So whatever the Church did to prevent this kind of voluntary trade *did* hold up capitalism, and was bad. But this is an over-simplification: *everybody* believed that lending money was wrong in those days. The Church was only implementing what everybody knew. There didn’t exist better ideas on capitalism at the time, so it’s misleading of your interlocutor to say they had “an anti-capitalist worldview”.

    • Caps on interest rates did not begin with the Medieval Church, and neither did the practice end with them. Indeed, the law is tighter, or at least more extensive, on legal moneylenders today in many respects.

      But I’m not sure how much damage this did to economic progress in either case. I am somewhat swayed by the argument that lax lending laws would have a more limited positive impact given the agrarian limitations I mentioned. Lords might have benefited from being able to make more improvements on the manor, but Medieval England, and kingdoms beyond, did not lack for mills and such. Also, the regime was, as far as I can see, sensibly more liberal on merchant commercial loans (and in fundraising for military ventures).

      I agree with you that what really matters is voluntary vs. voluntary, rather than “reasonable” vs. “unreasonable”. But the initial argument that spurred this on just seemed to be a silly swipe at religion.

      • Lulie says:

        If I understand you correctly, you’re saying that the only people who could make use of loans for capitalistic purposes are “productive” investments, like middle-class people who build mills, and that lords and peasants only use them for bad things like spending (“consumption”).

        But the whole distinction between production and consumption is collectivist. It’s saying that economic activity is only useful if it benefits other people. It’s denying that when you do something for yourself, you’re creating capital — you’re creating a better mind. It’s thinking that a surf is just a body, just a worker, where in fact humans are creative (which also means, ultimately, good for the economy).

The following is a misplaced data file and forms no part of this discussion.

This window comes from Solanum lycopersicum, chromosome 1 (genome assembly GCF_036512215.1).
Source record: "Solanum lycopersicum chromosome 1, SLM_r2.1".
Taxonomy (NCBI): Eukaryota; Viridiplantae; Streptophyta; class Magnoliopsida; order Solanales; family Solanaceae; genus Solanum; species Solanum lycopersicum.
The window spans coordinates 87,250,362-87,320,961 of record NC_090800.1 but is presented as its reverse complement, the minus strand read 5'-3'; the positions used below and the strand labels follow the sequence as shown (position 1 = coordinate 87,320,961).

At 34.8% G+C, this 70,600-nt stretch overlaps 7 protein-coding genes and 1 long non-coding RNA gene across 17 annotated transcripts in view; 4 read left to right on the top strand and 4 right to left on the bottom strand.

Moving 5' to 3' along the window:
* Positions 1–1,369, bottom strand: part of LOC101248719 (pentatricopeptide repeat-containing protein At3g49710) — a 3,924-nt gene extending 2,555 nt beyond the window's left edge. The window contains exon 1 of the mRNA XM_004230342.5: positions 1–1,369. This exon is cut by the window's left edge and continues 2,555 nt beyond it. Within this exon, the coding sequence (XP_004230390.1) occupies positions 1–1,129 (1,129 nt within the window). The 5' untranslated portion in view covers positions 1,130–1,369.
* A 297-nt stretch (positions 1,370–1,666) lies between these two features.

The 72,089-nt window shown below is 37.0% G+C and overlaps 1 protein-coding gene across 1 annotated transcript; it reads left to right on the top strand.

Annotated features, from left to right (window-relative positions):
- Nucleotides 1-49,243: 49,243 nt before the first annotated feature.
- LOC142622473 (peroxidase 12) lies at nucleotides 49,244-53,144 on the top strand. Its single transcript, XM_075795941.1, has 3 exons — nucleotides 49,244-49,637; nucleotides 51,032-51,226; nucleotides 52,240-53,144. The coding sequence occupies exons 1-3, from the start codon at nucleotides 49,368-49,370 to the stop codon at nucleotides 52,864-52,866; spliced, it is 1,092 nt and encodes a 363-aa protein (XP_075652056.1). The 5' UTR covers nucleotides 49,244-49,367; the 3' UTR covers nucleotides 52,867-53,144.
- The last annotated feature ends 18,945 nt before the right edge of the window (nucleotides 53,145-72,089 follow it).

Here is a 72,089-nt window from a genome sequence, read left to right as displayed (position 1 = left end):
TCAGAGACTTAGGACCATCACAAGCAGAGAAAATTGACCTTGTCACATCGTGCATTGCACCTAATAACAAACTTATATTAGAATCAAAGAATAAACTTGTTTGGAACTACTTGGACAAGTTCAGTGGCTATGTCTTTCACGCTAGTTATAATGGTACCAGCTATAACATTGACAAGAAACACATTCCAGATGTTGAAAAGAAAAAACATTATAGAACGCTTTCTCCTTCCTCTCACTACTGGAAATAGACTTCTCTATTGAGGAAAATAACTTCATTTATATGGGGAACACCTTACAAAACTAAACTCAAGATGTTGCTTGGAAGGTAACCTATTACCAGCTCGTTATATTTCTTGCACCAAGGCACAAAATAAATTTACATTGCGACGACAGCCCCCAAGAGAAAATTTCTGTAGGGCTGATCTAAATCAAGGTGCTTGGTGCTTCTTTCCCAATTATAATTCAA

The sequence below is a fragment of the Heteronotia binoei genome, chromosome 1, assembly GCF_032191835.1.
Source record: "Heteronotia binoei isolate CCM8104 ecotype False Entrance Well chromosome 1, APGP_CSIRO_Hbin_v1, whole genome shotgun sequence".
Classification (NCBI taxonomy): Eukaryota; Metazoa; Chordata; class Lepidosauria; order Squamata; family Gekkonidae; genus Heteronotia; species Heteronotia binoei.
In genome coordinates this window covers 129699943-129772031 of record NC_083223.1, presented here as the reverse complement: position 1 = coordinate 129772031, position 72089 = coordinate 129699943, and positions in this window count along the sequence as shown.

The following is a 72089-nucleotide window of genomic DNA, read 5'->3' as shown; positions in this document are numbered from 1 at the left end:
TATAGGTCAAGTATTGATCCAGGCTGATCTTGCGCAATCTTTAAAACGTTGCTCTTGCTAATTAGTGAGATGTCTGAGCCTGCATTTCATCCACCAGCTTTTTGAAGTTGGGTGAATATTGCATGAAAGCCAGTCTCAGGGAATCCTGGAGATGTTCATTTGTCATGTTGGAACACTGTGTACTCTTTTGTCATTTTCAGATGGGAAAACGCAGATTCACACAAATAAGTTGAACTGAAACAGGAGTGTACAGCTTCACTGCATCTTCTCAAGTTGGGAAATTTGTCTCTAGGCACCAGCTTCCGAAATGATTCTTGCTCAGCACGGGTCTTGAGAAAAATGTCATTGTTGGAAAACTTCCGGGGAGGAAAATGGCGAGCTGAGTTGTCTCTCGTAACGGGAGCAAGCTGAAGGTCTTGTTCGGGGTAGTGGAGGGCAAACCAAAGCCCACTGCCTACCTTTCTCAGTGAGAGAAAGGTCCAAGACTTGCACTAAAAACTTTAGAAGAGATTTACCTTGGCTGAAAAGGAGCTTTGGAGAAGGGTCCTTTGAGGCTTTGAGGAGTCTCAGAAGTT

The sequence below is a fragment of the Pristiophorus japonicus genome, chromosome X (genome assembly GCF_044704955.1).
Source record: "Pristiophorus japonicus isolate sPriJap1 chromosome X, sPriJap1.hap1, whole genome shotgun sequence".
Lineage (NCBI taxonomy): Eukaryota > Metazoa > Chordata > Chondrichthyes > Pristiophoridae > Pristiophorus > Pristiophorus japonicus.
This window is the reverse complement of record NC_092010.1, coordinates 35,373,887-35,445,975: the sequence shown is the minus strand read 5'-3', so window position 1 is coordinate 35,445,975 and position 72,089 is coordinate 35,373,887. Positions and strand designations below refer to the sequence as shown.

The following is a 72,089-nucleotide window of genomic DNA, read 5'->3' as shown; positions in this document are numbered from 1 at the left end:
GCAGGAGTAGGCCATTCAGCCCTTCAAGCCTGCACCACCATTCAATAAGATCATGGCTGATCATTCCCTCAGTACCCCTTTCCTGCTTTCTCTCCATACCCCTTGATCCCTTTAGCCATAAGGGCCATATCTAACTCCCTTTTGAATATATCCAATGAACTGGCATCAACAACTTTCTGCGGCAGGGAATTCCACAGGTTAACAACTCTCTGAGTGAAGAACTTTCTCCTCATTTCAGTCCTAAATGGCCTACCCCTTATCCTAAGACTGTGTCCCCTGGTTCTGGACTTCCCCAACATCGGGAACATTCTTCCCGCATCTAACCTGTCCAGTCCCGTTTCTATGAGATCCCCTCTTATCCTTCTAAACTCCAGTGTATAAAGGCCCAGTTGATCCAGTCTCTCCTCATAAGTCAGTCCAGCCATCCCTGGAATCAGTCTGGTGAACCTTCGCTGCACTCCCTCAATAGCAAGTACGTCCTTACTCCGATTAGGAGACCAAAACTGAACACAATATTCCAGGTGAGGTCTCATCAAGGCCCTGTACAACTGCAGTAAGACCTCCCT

Loans are a way of making a vast range of activities possible that wouldn’t be possible if you had to use cash flow as it came in. That’s just as true for peasants and lords. To “simply borrow to get through hungry periods before the harvest” IS production — production in an agrarian society requires people to be alive to do things. Lords needed loans for warfare (security/warfare is needed regardless of which economic/political system it is).

        I agree that the criticism this atheist guy gave of the Church is wrong, but it wasn’t because the Church was more principled, or “sensibly more liberal”. The dig at the religion was wrong because the flaw he cites was true of everyone — no one understood economics at the time.
        (Reminds me of how people today say Israel is bad for doing some given thing in warfare, when no other country takes as many precautions as Israel.)

      • Now that I think more about it, it was Aristotle who said money should serve only as a medium of exchange, and not the mother of interest.

        With this as the prevailing thought for millennia, the nuances made by the Canonists appear to be a notable, positive development, even if their thinking was not perfect. The Scholastics, like Martin de Azpilcueta, considered all sorts of cool things like the time value of money. This was a long time coming, but the raison d’etre of the Scholastics was to harmonize authoritative Greek, Roman, and religious texts with eachother and with current problems.

        I think its useful to draw a distinction between production and consumption. Borrowing to grow potatoes or make televisions that people want is a far surer foundation to economic growth than borrowing for the consumption of those things (unless you are a Keynesian). However, the line can be blurry. Buying new kitchen equipment can increase the value of a house you intend to sell on. Plus, a serf’s gotta eat. I think in the agrarian economy, moneylenders are likely to be especially wanted yet especially loathed at the same time.